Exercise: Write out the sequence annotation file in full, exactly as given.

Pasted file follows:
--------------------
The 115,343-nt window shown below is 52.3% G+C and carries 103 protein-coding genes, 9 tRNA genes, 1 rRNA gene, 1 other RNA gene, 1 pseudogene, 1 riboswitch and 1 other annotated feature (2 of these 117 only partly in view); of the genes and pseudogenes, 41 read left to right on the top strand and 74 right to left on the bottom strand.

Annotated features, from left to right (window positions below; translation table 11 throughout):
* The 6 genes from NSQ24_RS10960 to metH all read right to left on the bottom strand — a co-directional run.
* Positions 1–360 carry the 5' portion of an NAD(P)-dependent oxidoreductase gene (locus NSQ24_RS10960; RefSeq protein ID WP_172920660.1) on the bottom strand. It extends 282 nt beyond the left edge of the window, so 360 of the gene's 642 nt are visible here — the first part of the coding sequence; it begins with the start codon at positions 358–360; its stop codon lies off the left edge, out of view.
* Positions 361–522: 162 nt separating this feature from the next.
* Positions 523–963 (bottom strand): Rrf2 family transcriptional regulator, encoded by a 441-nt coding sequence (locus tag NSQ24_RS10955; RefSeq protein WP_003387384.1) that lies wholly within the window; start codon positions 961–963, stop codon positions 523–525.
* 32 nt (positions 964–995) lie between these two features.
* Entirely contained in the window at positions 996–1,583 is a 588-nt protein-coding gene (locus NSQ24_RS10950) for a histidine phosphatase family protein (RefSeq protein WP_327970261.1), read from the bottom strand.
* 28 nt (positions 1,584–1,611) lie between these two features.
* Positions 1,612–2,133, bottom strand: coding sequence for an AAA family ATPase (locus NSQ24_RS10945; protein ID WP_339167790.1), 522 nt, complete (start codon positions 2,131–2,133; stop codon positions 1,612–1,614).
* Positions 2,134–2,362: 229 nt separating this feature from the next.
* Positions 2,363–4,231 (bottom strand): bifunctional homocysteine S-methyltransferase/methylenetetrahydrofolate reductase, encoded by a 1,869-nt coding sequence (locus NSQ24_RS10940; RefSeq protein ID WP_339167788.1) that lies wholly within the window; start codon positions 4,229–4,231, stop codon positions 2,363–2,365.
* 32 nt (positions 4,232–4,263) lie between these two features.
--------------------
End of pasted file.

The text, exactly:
The 115,343-nt window shown below is 52.3% G+C and carries 103 protein-coding genes, 9 tRNA genes, 1 rRNA gene, 1 other RNA gene, 1 pseudogene, 1 riboswitch and 1 other annotated feature (2 of these 117 only partly in view); of the genes and pseudogenes, 41 read left to right on the top strand and 74 right to left on the bottom strand.

Annotated features, from left to right (window positions below; translation table 11 throughout):
* The 6 genes from NSQ24_RS10960 to metH all read right to left on the bottom strand — a co-directional run.
* Positions 1–360 carry the 5' portion of an NAD(P)-dependent oxidoreductase gene (locus NSQ24_RS10960; RefSeq protein ID WP_172920660.1) on the bottom strand. It extends 282 nt beyond the left edge of the window, so 360 of the gene's 642 nt are visible here — the first part of the coding sequence; it begins with the start codon at positions 358–360; its stop codon lies off the left edge, out of view.
* Positions 361–522: 162 nt separating this feature from the next.
* Positions 523–963 (bottom strand): Rrf2 family transcriptional regulator, encoded by a 441-nt coding sequence (locus tag NSQ24_RS10955; RefSeq protein WP_003387384.1) that lies wholly within the window; start codon positions 961–963, stop codon positions 523–525.
* 32 nt (positions 964–995) lie between these two features.
* Entirely contained in the window at positions 996–1,583 is a 588-nt protein-coding gene (locus NSQ24_RS10950) for a histidine phosphatase family protein (RefSeq protein WP_327970261.1), read from the bottom strand.
* 28 nt (positions 1,584–1,611) lie between these two features.
* Positions 1,612–2,133, bottom strand: coding sequence for an AAA family ATPase (locus NSQ24_RS10945; protein ID WP_339167790.1), 522 nt, complete (start codon positions 2,131–2,133; stop codon positions 1,612–1,614).
* Positions 2,134–2,362: 229 nt separating this feature from the next.
* Positions 2,363–4,231 (bottom strand): bifunctional homocysteine S-methyltransferase/methylenetetrahydrofolate reductase, encoded by a 1,869-nt coding sequence (locus NSQ24_RS10940; RefSeq protein ID WP_339167788.1) that lies wholly within the window; start codon positions 4,229–4,231, stop codon positions 2,363–2,365.
* 32 nt (positions 4,232–4,263) lie between these two features.